Most European-based institutions – not least the European Commission – consider IPRs to be an important aspect (among other issues) in the EU’s ability to compete in the global economy, as EU growth and jobs are hampered when ideas, brands and products are counterfeited and pirated.
Indeed IPRs, including patents, trademarks, design rights and copyrights, can serve as incentives for innovation and can help identify trusted producers. In this context, there is no doubt that the latest Strategy for European Intellectual Property Rights reflects the belief in the IP system as a power-hub for innovation in Europe.
Yet the success of this strategy does not only depend on the EU’s ability to effectively implement this strategy, not least with regard to the registration, protection and enforcement of IPRs in Europe.
In order for this strategy to be truly effective the EU should also consider how if can become more innovative in the first place!
In Putting knowledge into practice: A broad-based innovation strategy for the EU (2006), the European Commission acknowledged the dependence of Europe’s future on innovation. In doing so, it identified how tackling climate change, depleting national resources, sharp demographic changes and emerging security needs were all reliant on Europe’s ability to harness innovation.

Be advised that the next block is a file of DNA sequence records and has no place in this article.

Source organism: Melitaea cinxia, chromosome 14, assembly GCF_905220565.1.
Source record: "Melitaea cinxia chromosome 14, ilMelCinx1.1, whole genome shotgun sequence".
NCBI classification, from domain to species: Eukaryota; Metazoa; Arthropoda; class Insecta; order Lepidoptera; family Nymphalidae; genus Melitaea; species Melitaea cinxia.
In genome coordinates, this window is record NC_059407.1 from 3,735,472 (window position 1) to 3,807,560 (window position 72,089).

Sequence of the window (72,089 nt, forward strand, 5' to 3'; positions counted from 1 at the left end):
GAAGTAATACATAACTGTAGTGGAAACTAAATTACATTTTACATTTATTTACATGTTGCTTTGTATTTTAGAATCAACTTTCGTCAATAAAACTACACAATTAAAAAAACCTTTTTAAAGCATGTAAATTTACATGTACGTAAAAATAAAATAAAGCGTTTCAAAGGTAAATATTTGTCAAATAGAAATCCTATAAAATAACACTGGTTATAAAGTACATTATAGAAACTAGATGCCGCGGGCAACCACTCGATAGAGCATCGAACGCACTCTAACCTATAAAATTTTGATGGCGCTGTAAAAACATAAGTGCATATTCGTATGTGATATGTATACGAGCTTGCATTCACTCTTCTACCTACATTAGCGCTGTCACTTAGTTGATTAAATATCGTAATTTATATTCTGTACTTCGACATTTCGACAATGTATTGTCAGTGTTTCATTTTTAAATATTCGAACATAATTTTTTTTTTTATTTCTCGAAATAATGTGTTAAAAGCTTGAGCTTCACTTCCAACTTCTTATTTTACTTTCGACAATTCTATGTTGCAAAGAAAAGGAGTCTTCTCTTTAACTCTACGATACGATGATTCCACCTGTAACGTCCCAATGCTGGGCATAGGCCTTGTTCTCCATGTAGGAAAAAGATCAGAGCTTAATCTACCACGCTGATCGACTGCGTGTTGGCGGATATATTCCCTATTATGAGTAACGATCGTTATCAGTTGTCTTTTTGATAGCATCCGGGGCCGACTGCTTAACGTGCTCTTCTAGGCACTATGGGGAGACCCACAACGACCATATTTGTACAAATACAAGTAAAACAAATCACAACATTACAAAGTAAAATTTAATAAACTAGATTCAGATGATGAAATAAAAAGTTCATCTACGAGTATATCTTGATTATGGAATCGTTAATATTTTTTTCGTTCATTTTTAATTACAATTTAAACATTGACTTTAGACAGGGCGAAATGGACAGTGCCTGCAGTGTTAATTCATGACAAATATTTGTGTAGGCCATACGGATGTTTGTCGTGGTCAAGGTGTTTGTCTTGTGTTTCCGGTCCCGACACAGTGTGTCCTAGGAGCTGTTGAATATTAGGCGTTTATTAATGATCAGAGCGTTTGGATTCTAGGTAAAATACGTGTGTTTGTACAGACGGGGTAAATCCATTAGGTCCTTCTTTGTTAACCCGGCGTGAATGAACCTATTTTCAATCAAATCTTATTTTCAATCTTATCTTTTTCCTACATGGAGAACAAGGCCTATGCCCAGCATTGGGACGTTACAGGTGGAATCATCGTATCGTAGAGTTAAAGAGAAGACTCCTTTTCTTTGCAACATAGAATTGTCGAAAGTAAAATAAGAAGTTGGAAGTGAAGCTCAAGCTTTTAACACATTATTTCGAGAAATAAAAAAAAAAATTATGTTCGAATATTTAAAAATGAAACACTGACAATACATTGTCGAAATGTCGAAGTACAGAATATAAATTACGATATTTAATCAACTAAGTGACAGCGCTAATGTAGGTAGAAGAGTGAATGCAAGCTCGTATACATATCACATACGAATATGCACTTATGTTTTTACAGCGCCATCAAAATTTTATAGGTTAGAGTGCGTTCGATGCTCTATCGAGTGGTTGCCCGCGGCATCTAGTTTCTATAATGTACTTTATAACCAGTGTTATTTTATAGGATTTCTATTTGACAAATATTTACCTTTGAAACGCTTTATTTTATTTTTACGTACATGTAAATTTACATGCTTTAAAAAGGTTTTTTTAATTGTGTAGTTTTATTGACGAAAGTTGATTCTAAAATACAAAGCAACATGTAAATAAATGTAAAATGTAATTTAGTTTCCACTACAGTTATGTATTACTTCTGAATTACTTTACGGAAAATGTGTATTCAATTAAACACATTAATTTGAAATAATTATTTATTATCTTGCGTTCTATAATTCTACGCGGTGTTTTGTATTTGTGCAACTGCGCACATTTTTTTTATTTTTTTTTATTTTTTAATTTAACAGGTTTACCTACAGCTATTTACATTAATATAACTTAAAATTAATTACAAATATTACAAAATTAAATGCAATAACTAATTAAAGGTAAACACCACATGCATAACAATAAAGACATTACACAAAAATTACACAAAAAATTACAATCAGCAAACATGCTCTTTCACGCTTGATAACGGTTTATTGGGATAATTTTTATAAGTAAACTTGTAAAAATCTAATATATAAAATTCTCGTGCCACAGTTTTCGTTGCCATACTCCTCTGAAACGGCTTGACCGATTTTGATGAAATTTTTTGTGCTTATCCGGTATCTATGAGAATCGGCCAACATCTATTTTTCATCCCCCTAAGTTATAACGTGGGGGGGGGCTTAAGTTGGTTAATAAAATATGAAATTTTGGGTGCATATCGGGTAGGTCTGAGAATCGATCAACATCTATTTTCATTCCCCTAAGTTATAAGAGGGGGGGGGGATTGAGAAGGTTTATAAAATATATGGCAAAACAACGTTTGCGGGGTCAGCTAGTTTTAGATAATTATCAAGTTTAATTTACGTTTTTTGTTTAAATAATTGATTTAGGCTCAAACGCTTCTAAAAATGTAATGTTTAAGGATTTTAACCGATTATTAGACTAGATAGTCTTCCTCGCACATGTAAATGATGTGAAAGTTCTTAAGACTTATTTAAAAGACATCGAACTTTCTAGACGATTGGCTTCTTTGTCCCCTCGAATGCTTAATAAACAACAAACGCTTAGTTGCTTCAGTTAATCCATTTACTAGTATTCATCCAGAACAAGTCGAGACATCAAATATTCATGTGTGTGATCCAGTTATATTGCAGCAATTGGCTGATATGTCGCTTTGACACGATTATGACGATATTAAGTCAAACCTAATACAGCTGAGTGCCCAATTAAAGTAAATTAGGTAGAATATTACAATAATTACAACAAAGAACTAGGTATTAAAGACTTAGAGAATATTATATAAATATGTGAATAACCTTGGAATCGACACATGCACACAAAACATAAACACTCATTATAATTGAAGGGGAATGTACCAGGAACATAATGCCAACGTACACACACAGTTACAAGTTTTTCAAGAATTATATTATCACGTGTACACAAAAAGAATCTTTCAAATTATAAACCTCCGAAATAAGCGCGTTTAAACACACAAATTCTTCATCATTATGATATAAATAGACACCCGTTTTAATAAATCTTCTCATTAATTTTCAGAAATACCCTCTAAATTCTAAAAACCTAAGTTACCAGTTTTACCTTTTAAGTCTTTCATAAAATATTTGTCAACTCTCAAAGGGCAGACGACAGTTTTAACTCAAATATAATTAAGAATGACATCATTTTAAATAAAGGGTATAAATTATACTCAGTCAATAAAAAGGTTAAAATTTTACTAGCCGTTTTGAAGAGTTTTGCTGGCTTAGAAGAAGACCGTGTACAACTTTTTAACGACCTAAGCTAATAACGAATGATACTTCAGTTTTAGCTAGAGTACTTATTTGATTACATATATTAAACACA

Yet despite the ambitious goals that were set in the Lisbon Agenda and the Europe 2020 agenda, the EU is still lagging behind its main trading partners. Indeed several studies have shown that the Union’s competitive innovative edge is potentially waning. Comparative studies are showing that some emerging countries, particularly China, are beginning to close the innovation gap in respect to investment (though not in regards to patents), whilst it seems that no ground is being made by Europe on leading countries, such as the United States and Japan (in both investment and patents). There are also indications from European industry that the financial crisis could have a negative effect on investment on innovation which, considering the arguments laid out earlier, could undermine aspirations for an innovation-led recovery from the financial crisis.
To this extent, a far greater challenge than the implementation of an EU IP strategy is to create the potential and the basis to generate the knowledge assets that can be protected by IPRs in the first place. Without a stronger knowledge-based platform in Europe it is not really clear how significantly the new IP strategy would benefit the current European economy.
In other words, the new IP Strategy is a necessary but insufficient step to step up the level of the innovation in Europe, yet nevertheless it is a step in the right direction.
Meir Pugatch, Director of Research, Stockholm Network